BOSTON – By any objective account, Conor McGregor's American coming-out party should be judged a success.
The charismatic featherweight from Dublin made his U.S. debut Saturday night in America's most Irish city. A throng of green-clad fans waving Irish flags at TD Garden gave his entrance a rock-star's reception, and he dominated scrappy Max Holloway for 15 minutes before earning a lopsided unanimous-decision victory.
So why was the man who has the potential to become Europe's next MMA superstar so unhappy with his performance afterward?
Well, McGregor fancies himself a knockout artist, and on an evening in which the UFC handed out six $50,000 post-fight bonuses, McGregor is going back to Ireland minus any extra dough.
"I want to finish them out there, McGregor (14-2) said at the UFC Fight Night post-fight news conference. "I'm looking to get paid. We get paid when we get finishes. This promotion wants finishes. That's what I'm looking for."
The dapper McGregor, clad in a suit jacket, bowtie and designer sunglasses, pulled out a gold pocket watch for added effect.
"These custom-made suits aren't cheap," McGregor said. "This solid gold pocket watch, three people died making this watch. I need to put people away. I want to get paid. I'm going to go into debt fast, you know? I want to finish everyone, that's my program."
Thus concluded what was, without a doubt, the most unique week a UFC undercard fighter has experienced in recent memory. The UFC, which hasn't held a fight card in the Republic of Ireland since 2009, sees pots of gold at both ends of the rainbow: in McGregor's homeland, where he could sell out arenas now; and here in North America, where the lighter weight classes are in dire need of the sort of divisive drawing card whom half the fans love and the other half wants to see get knocked out.
"Trust me, we could put him in any arena in Ireland and sell it out," UFC president Dana White said. "But that wouldn't be the right thing to do. It's too soon to put him in the headline position. He's just 2-0 in the UFC."
McGregor's fight went on sixth out of 13 on the evening. But he was given his own media day on Tuesday, putting on a workout at the gym of noted Boston boxing trainer Peter Welch. Saturday, McGregor's ring entrance was accorded the sort of histrionics usually reserved for pay-per-view headliners: The house lights were drawn down and a light and laser show went off while McGregor walked to the Octagon to the sounds of the Dropkick Murphy's "I'm shipping up to Boston."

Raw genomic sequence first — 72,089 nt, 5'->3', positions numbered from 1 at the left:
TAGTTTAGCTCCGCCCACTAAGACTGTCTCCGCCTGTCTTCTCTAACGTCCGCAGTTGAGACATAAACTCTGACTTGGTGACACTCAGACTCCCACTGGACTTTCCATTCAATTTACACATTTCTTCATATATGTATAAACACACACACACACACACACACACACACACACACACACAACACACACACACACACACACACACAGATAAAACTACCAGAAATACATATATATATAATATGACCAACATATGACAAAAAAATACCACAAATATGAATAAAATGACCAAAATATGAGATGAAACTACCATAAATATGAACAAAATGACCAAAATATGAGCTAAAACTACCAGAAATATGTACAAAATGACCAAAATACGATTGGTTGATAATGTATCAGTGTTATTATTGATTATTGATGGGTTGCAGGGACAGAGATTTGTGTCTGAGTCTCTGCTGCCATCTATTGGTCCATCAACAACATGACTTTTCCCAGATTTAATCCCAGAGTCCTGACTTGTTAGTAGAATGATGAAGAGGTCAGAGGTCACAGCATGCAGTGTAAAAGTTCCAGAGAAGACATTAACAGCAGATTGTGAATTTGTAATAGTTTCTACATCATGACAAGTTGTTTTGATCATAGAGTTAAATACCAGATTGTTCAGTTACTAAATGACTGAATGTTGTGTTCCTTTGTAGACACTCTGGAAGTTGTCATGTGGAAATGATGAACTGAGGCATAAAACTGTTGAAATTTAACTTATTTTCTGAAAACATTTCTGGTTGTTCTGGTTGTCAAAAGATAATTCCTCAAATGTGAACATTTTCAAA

That's a small mountain of hype to live up to. But while McGregor's fans, who serenaded his fight with "olé, olé" chants, might have wanted a knockout, a mid-fight knee injury changed their man's plans.
McGregor dominated the first round with a kickboxing clinic. He worked the angles, mixed his punches and kicks and taunted Holloway in between. A knockout seemed inevitable. But somewhere in the second round, McGregor heard something pop in his knee.
"It feels like a loss to me, to be honest," McGregor said. "I wanted the finish. I felt the finish was there for me. I injured my knee midway through the second, and I just couldn't get it out of my head. But looking back, I should have just pulled my knee from my leg and hit him with it."
McGregor adjusted on the fly. He used his wrestling to score effortless takedowns. Once on the ground, his positional transitions were solid. While he didn't come close to finishing the fight, he earned judges' scores of 30-27, 30-27 and 30-26.
"I don't come here for decisions," McGregor said. "We are rewarded for finishes, and that's what I'm looking for. I'm a finisher. Anything else to me, other than stealing the show? I planned on stealing the show, and it didn't happen for me. It feels like I'm dealing with a loss at the minute."
Still, while McGregor isn't ready to see the silver lining in his performance, he did a handy job answering several of the skeptics' questions. Does he have a ground game? That's always the big question asked of fighters from the U.K. and Ireland, which is not a traditional wrestling hotbed. McGregor had his way on the ground with Holloway. How does he adapt under pressure? Even with his knee injury, McGregor went straight to Plan B and was never threatened.
But the Irishman didn't want to hear anything of it.
"I don't care what anyone in my weight class thinks," McGregor said, "I know what I can deal with. I know I do it in the gym day in and day out. I know people are thinking, 'Oh, you got in the three rounds.' [Expletive] I got the three rounds in. I get three rounds in a week. I could have done 20 rounds out there."…Dana giving me all this attention and putting this on me, these guys are making my dreams come true. I'm forever grateful to these guys. That's why this is a loss to me."
Long after McGregor had left the podium, though, his boss admitted he loved McGregor's response to the fight.
"I love that attitude," White said. "He's pissed off he didn't finish. Some guys will sit up here and go, 'Eh, well, I won.' No. He's pissed at himself that he didn't finish. Are you kidding me? Why am I promoting this kid? Why am I getting behind him? Because I love what he's about."
Follow Dave Doyle on Twitter: @DaveDoylemma
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